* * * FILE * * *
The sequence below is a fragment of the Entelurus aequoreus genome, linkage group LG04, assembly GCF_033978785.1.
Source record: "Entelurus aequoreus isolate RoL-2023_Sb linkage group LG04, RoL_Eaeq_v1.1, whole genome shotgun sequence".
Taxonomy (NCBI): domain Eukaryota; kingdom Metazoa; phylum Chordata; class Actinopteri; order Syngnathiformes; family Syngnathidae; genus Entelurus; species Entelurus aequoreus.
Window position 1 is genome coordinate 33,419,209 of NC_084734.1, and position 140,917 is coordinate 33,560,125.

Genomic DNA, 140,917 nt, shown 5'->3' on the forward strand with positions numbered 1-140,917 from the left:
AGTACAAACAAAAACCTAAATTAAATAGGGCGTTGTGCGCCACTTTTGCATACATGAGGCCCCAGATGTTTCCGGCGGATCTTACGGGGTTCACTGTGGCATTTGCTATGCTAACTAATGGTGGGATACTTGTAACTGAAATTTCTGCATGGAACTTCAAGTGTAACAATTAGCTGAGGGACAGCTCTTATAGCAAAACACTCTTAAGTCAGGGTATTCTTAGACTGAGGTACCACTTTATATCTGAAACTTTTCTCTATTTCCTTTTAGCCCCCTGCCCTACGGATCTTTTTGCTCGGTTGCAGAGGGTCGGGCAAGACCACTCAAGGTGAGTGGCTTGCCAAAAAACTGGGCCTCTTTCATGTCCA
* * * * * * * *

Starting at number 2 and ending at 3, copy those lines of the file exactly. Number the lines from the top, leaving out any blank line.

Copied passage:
Source record: "Entelurus aequoreus isolate RoL-2023_Sb linkage group LG04, RoL_Eaeq_v1.1, whole genome shotgun sequence".
Taxonomy (NCBI): domain Eukaryota; kingdom Metazoa; phylum Chordata; class Actinopteri; order Syngnathiformes; family Syngnathidae; genus Entelurus; species Entelurus aequoreus.